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12V to 5V 3A converter

Discussion in 'Power Electronics' started by john2k, Nov 2, 2019.

  1. john2k

    john2k

    131
    2
    Jun 13, 2012
    I have the following pictured DC 12v to 5V converter

    [​IMG]

    On the input I want to put a inline blade fuse. The output says 5V 3A. I was going to put a 3A fuse on the input but then I'm thinking is the input and output amp rating not going to be different? Seeing as input is 12V does that mean it will require less than 3A on the input or more? Or is 3A fuse on the input a good value to use?

    Thanks
     
  2. BobK

    BobK

    7,642
    1,662
    Jan 5, 2010
    It will, on average require less than 3A, but the peak current will be over 3A. A buck converter works by drawing power from the source only part of the time. When it is drawing current, the current will be the same as the output current.

    Bob
     
    john2k likes this.
  3. AnalogKid

    AnalogKid

    2,307
    649
    Jun 10, 2015
    Correct, a fuse on the input can have a rating lower than 3 A and still support the full output.

    The max. output power is 15 W. If the converter is 100% efficient, then the input current at 12 V is 1.25 A. But the converter is probably only 75% efficient at full load, so it needs 1.67 A of input current to supply the 3 A of output current. Switching converters can have a high startup, or "inrush", current that can be a problem for some fuse types. A 2 A fuse should work for you. If it blows when ther eis no problem with the output, change to a "slo-blo" type.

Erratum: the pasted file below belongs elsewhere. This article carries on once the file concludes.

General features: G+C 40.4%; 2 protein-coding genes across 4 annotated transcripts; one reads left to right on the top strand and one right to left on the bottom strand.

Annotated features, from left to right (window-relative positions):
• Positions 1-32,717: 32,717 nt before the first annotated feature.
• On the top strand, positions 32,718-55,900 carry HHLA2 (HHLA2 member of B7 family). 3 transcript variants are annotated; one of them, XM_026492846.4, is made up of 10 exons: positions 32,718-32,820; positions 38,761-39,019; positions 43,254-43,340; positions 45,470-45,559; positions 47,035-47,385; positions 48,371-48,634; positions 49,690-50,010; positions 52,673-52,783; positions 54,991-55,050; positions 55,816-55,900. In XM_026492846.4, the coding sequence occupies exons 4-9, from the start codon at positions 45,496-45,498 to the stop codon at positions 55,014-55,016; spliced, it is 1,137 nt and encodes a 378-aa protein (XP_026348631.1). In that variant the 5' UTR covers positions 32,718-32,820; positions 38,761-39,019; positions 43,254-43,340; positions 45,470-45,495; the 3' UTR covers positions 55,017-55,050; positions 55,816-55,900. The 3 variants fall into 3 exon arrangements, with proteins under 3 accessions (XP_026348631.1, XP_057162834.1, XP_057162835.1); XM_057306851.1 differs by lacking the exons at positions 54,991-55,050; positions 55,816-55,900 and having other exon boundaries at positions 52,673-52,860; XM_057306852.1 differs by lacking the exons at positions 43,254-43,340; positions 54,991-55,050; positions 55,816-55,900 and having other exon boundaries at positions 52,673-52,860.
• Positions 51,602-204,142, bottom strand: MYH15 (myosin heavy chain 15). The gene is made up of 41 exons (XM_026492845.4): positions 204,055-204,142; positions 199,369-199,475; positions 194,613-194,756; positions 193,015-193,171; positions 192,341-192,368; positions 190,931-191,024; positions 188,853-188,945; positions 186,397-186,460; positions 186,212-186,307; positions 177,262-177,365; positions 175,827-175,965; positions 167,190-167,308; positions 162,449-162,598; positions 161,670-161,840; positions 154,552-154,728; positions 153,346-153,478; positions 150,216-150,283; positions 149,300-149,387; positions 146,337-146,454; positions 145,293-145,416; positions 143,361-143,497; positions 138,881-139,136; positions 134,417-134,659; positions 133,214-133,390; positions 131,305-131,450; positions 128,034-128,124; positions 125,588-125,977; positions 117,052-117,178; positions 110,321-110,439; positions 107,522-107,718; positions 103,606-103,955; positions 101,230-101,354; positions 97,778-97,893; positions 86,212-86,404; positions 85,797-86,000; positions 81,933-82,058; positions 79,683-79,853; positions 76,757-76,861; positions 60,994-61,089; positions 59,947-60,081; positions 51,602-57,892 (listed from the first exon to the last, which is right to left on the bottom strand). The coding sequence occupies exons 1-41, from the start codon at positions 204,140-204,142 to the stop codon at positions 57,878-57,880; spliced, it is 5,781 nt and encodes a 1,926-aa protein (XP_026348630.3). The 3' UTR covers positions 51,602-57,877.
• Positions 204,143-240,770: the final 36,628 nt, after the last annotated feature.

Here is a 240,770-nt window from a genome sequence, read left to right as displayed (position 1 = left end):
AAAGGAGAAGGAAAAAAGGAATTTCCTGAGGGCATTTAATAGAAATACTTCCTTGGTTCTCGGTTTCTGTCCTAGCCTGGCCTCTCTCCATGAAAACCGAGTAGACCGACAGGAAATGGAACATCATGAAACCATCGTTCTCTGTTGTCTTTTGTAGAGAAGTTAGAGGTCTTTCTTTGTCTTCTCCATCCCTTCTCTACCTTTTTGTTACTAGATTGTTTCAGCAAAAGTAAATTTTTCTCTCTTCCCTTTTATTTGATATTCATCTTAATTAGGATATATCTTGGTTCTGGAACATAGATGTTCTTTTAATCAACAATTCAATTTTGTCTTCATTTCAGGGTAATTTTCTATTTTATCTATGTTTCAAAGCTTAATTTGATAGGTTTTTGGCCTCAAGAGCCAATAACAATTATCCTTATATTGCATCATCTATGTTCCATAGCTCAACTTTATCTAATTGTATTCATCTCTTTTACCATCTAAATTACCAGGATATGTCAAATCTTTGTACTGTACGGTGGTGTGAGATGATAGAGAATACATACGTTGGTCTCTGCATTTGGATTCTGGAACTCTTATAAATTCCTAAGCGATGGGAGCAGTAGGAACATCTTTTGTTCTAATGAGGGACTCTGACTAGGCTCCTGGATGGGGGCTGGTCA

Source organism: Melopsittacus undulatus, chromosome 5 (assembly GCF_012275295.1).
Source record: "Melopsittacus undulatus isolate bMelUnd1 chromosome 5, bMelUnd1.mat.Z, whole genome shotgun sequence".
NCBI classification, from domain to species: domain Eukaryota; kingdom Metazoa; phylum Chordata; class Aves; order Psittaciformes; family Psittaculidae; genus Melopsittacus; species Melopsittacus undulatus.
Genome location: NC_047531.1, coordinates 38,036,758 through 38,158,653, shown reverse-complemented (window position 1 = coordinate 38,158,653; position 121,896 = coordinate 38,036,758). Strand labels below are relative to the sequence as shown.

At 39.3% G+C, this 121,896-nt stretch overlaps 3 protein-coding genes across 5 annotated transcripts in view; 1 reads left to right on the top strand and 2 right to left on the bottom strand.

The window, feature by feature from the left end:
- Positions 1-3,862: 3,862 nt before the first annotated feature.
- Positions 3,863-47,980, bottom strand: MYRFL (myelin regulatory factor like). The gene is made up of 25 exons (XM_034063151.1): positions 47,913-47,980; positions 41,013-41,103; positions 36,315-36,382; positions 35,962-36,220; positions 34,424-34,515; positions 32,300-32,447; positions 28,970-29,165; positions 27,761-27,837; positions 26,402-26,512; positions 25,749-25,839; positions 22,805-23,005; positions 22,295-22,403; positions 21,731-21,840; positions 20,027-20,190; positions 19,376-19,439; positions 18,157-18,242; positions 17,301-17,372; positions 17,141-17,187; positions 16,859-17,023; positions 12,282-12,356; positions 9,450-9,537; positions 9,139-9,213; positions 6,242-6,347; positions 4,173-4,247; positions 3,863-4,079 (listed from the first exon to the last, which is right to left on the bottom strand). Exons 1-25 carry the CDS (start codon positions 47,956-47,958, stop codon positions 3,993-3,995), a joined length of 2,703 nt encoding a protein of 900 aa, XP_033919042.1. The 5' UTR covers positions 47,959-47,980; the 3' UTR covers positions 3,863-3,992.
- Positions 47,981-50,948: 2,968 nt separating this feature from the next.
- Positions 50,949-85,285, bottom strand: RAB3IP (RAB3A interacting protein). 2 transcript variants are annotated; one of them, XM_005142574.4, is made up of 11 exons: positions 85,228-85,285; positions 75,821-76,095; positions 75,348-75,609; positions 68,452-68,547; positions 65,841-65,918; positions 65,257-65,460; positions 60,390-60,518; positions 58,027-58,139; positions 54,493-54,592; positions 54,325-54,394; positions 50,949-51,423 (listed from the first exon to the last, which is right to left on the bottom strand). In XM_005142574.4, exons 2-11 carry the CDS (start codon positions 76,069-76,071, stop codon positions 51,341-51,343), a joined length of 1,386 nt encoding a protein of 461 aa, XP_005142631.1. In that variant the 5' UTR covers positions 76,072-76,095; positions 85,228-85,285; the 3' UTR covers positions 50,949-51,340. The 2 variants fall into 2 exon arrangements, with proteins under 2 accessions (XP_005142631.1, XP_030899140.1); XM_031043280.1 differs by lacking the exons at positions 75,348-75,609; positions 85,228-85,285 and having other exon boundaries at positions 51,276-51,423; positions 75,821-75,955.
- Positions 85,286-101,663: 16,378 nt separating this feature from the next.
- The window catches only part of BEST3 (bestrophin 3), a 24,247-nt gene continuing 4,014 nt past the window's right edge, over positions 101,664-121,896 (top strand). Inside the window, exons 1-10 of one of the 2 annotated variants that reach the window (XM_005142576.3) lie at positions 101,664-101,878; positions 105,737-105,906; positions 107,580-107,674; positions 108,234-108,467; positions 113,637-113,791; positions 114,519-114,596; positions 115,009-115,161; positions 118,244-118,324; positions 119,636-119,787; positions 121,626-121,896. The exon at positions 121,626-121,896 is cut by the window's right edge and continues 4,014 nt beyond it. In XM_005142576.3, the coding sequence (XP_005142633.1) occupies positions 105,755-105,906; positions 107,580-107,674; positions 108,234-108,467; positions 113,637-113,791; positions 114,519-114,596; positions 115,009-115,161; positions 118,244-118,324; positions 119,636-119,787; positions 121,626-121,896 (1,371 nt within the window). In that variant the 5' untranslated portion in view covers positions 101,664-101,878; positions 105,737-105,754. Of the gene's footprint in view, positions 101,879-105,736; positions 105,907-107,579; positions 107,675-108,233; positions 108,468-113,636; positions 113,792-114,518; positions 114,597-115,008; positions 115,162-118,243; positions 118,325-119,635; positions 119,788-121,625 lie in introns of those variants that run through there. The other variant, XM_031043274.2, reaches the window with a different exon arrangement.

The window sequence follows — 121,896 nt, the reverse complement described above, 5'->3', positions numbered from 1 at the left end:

ak
     
    john2k likes this.
  4. john2k

    john2k

    131
    2
    Jun 13, 2012
    Thank you.

    I've plugged the above pictured converter in to 12V car battery and the output 5V i am powering a carputer. For some reason when i completely turn off the device, this converter makes a really annoying high pitch sound. When I turn the device on again then it stops. It's almost like it needs a small amount of power drain otherwise it makes the noise. But if I completely disconnect the device and power nothing with it then it doesn't make any noise at all. Are there any better and reliable 5V converters? I need between 4.8v and 5v but need it to be reliable.
     
  5. BobK

    BobK

    7,642
    1,662
    Jan 5, 2010
    Put a resistor across the output. Start with 1K, if that doesn’t work, try lower, but watch the power consumption.

    The power is V^2 / R. pr 25 / R for 5V

    So a 100 Ohm 1/4 W resistor would be maxed out, so don’t go that low.

    Bob
     
  6. john2k

    john2k

    131
    2
    Jun 13, 2012
    1K ohm? Any particular wattage? What will happen if the device tries to draw 3A with the resistor in place? Will it still be able to draw this? Do I put the resistor on the positive of the output?
     
  7. BobK

    BobK

    7,642
    1,662
    Jan 5, 2010
    Younput the resistor across the two outputs of the converter.

    A 1K will draw only 5mA. The idea is that, perhaps it might stop whining when there is no load.

    Bob
     
    john2k likes this.
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